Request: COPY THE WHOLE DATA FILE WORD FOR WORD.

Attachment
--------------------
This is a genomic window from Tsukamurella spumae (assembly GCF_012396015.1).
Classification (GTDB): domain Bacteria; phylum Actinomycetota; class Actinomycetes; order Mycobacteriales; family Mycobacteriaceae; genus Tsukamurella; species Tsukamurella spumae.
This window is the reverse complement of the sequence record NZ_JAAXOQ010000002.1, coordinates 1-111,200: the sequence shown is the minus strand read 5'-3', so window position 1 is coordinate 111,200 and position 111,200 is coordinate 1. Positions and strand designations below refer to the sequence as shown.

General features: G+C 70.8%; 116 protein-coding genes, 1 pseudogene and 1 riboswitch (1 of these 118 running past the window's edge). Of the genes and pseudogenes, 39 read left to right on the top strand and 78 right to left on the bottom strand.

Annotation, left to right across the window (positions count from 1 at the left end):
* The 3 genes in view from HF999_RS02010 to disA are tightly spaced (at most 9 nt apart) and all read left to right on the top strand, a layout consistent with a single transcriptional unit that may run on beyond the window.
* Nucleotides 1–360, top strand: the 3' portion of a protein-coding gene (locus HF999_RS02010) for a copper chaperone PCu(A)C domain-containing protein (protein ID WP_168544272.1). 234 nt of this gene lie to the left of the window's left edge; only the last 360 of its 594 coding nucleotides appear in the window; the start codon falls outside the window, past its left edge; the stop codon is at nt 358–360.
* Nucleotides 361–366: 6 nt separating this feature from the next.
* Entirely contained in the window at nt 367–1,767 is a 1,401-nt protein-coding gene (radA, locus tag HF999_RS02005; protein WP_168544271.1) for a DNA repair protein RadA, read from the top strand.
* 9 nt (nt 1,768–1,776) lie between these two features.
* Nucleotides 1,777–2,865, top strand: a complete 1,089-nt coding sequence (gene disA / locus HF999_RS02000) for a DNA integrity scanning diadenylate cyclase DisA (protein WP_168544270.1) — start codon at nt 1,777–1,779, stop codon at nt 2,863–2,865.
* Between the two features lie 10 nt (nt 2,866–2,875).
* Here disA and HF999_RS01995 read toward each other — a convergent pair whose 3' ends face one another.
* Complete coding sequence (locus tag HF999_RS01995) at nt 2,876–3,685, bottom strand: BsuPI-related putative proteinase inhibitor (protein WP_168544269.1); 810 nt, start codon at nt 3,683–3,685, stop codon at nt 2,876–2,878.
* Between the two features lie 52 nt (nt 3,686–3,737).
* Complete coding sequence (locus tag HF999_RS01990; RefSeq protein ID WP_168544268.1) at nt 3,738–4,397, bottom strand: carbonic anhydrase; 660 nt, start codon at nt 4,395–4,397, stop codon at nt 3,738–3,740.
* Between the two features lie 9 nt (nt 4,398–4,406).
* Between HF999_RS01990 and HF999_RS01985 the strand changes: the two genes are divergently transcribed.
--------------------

This is a genomic window from Tsukamurella spumae (assembly GCF_012396015.1).
Classification (GTDB): domain Bacteria; phylum Actinomycetota; class Actinomycetes; order Mycobacteriales; family Mycobacteriaceae; genus Tsukamurella; species Tsukamurella spumae.
This window is the reverse complement of the sequence record NZ_JAAXOQ010000002.1, coordinates 1-111,200: the sequence shown is the minus strand read 5'-3', so window position 1 is coordinate 111,200 and position 111,200 is coordinate 1. Positions and strand designations below refer to the sequence as shown.

General features: G+C 70.8%; 116 protein-coding genes, 1 pseudogene and 1 riboswitch (1 of these 118 running past the window's edge). Of the genes and pseudogenes, 39 read left to right on the top strand and 78 right to left on the bottom strand.

Annotation, left to right across the window (positions count from 1 at the left end):
* The 3 genes in view from HF999_RS02010 to disA are tightly spaced (at most 9 nt apart) and all read left to right on the top strand, a layout consistent with a single transcriptional unit that may run on beyond the window.
* Nucleotides 1–360, top strand: the 3' portion of a protein-coding gene (locus HF999_RS02010) for a copper chaperone PCu(A)C domain-containing protein (protein ID WP_168544272.1). 234 nt of this gene lie to the left of the window's left edge; only the last 360 of its 594 coding nucleotides appear in the window; the start codon falls outside the window, past its left edge; the stop codon is at nt 358–360.
* Nucleotides 361–366: 6 nt separating this feature from the next.
* Entirely contained in the window at nt 367–1,767 is a 1,401-nt protein-coding gene (radA, locus tag HF999_RS02005; protein WP_168544271.1) for a DNA repair protein RadA, read from the top strand.
* 9 nt (nt 1,768–1,776) lie between these two features.
* Nucleotides 1,777–2,865, top strand: a complete 1,089-nt coding sequence (gene disA / locus HF999_RS02000) for a DNA integrity scanning diadenylate cyclase DisA (protein WP_168544270.1) — start codon at nt 1,777–1,779, stop codon at nt 2,863–2,865.
* Between the two features lie 10 nt (nt 2,866–2,875).
* Here disA and HF999_RS01995 read toward each other — a convergent pair whose 3' ends face one another.
* Complete coding sequence (locus tag HF999_RS01995) at nt 2,876–3,685, bottom strand: BsuPI-related putative proteinase inhibitor (protein WP_168544269.1); 810 nt, start codon at nt 3,683–3,685, stop codon at nt 2,876–2,878.
* Between the two features lie 52 nt (nt 3,686–3,737).
* Complete coding sequence (locus tag HF999_RS01990; RefSeq protein ID WP_168544268.1) at nt 3,738–4,397, bottom strand: carbonic anhydrase; 660 nt, start codon at nt 4,395–4,397, stop codon at nt 3,738–3,740.
* Between the two features lie 9 nt (nt 4,398–4,406).
* Between HF999_RS01990 and HF999_RS01985 the strand changes: the two genes are divergently transcribed.